At 10 at night the Monday before the storm, Rob Lewin told his people at the Emergency Operations Center (EOC) to grab a cot and get some sleep, or go home if it was nearby, but be ready to work in four hours’ time. He and his staff had warned Montecito and Carpinteria of the pending rains at a press conference the Friday before and sent alerts to 21,000-40,000 contacts by every means possible — save snail mail — since then.
The Sutthithepa family suffered another blow with the information that the body of Pinit “Oom” Sutthithepa was identified by the Sheriff’s Coroner on Saturday. He was the father of 6-year-old Pasta (Peerawat Sutthithepa) who was also killed in the flood. Daughter Lydia, who is 2 years old, remains missing. He was the husband of Aw (Yuphawan Sutthithepa) and the son of Perm Taylor, whose stories appear here. Similarly, the Corey family is enduring terrible losses.
A somber, candlelit vigil to remember the victims of the mudflow that inundated Montecito on January 9 took place at the Santa Barbara Courthouse just a few minutes after search officials concluded a meeting to brief the media on the job of finding survivors. Most of them drove from Earl Warren Showgrounds to the Courthouse Sunken Gardens, which was full to overflowing.
Muck Rack makes it simple to find people, tweets, or articles that mention any name, keyword, company, hashtag etc. We've compiled this guide to help you make the most of your search.
Selecting a term
Start searching tweets, articles from media outlets, articles mentioned in tweets, journalists'
names, titles and bios with some suggested searches:
Companies or Topics (e.g. iPhone, Microsoft)
Phrases (e.g. "cloud computing") — use quotes to keep the terms together
Twitter handles (e.g. @username) — returns those who have mentioned or replied to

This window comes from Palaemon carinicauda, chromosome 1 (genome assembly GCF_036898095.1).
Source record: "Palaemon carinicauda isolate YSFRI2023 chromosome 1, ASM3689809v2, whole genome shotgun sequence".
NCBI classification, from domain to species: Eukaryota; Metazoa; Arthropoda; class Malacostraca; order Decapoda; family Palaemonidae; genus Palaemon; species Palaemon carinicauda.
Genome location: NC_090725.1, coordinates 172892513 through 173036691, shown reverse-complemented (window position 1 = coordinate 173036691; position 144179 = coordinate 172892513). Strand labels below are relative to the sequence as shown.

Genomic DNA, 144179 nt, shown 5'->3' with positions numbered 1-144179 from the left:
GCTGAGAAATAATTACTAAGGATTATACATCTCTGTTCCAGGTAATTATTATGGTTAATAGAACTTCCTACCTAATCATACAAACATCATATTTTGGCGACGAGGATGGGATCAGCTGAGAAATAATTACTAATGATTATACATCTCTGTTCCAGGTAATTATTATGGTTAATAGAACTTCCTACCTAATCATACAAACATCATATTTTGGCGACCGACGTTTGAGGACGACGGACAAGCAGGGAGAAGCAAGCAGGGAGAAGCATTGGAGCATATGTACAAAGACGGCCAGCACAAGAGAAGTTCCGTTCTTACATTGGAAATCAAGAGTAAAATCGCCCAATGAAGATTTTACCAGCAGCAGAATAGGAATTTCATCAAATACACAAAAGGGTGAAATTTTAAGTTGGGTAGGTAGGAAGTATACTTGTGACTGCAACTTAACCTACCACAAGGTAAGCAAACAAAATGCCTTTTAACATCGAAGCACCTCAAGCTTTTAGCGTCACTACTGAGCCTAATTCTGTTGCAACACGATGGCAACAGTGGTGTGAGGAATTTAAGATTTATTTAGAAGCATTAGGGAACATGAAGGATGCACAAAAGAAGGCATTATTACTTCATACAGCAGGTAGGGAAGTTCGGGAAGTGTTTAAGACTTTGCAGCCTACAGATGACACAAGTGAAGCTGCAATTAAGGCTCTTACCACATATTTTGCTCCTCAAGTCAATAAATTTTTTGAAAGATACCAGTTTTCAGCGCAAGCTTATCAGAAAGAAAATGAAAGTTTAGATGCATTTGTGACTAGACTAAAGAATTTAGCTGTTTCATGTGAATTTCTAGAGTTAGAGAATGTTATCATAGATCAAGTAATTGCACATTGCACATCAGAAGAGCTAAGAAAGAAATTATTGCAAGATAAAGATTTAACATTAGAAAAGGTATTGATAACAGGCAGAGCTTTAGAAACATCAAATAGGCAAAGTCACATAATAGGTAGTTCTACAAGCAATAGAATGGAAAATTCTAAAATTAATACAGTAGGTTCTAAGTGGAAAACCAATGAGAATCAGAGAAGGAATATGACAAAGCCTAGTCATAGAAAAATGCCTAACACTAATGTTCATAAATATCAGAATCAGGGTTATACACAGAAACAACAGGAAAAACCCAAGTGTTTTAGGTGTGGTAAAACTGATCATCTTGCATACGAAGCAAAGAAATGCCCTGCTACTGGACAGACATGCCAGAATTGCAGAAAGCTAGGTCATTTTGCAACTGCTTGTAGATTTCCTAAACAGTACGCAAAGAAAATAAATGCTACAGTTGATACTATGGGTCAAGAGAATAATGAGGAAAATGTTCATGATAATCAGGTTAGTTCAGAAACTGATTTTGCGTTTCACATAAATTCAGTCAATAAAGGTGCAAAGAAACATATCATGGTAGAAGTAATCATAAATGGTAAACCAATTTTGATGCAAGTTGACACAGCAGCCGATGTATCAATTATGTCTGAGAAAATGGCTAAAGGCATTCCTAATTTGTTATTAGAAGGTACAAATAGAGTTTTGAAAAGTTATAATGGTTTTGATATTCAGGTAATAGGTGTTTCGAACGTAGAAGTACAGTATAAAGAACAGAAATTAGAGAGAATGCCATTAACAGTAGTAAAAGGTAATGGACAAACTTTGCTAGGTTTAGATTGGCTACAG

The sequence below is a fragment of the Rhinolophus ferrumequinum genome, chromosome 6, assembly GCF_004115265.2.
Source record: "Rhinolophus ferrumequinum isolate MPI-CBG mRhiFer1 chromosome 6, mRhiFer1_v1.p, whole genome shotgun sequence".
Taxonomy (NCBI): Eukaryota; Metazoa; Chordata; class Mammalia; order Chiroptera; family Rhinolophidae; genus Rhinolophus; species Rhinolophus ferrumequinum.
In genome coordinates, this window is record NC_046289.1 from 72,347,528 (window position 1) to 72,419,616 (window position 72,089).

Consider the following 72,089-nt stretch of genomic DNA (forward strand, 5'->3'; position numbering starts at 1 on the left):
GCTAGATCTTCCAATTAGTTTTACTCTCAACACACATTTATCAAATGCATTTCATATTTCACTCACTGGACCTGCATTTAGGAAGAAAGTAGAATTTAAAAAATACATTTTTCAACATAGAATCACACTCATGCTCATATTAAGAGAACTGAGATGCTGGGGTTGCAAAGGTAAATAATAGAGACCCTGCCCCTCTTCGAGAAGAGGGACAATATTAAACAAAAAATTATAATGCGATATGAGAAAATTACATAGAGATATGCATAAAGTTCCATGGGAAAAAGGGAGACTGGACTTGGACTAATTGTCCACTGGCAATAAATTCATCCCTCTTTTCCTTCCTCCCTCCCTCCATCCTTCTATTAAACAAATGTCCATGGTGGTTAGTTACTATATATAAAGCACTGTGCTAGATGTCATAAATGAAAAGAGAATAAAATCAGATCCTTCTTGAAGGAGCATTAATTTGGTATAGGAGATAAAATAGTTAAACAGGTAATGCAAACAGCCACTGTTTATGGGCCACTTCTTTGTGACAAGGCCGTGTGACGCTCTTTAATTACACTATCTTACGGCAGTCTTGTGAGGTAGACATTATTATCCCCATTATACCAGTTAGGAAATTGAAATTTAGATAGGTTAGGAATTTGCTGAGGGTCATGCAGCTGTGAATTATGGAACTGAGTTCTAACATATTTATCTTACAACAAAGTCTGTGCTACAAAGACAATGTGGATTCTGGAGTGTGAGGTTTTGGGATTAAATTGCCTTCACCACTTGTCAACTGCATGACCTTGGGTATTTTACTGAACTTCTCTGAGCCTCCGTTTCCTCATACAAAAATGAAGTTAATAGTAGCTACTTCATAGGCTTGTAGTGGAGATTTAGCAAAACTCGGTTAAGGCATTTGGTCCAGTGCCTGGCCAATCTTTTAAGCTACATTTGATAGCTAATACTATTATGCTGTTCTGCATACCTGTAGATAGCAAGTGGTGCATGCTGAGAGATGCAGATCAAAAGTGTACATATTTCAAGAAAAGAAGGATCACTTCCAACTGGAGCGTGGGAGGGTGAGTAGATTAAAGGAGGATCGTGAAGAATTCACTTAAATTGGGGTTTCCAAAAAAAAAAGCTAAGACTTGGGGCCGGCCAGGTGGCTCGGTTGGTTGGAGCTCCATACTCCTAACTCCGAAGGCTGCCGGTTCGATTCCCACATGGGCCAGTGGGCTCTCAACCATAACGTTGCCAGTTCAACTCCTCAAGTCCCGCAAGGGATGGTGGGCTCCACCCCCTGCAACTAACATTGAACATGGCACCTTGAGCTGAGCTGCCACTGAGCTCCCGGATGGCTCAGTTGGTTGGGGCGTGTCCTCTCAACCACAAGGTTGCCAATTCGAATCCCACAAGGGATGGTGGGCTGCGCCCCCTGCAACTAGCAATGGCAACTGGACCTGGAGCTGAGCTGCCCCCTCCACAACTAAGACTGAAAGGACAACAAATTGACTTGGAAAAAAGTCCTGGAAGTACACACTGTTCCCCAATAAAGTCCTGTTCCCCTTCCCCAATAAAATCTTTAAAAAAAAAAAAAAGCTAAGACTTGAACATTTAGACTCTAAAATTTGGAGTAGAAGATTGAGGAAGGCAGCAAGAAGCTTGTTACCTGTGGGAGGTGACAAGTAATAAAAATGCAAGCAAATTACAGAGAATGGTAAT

Names (e.g. "David Pogue")
Hashtags (e.g. #sxsw, #london2012)
Bio details (e.g. vegan, Olympics, father)
Muck Rack's Advanced Search allows for many boolean operators.
Find results that mention multiple specified terms, use AND or
+. For example, ensure each result contains both Elon Musk and Mark Zuckerberg by
searching Musk AND Zuckerberg or Musk + Zuckerberg.
Use the operators OR or , to broaden your search when you'd like either of
multiple terms to appear in results. (This is the default behavior of our search when no operators
are used). For example, results will contain either cake or cookie by searching cake OR cookie or cake,cookie
Use NOT or - to subtract results from your search. For
example, searching Disney will yield results about the Walt Disney Company as well as Walt Disney
World Resort. To exclude mentions of Disney World, search for Disney -World or Disney
When using one of these operators with a phrase, enclose it in quotation marks. For example, you can
find results about smartphones excluding Apple's iPhone 4S by searching smartphone -"iPhone
Exact case matching or punctuation
If you're searching for a brand name or keyword that relies on specific punctuation marks or capitalization, you can
find results that match your exact query by adding matchcase: before the keyword you're searching for, like matchcase:E*TRADE .
Use parentheses to separate multiple
boolean phrases. For example, to find journalists talking about having fun in Disney World or
Disneyland, search for ("disney world" OR disneyland) AND fun.
An asterisk can be used to search for any variation of a root word truncated by the asterisk. For example, searching for admin* will return results for administrator, administration, administer, administered, etc.
A near operator is an AND operator where you can control the distance between the words. You can vary the distance the near operation uses by adding a forward slash and number (between 0-99) such as strawberries NEAR/10 "whipped cream", which means the strawberries must exist within 10 words of "whipped cream".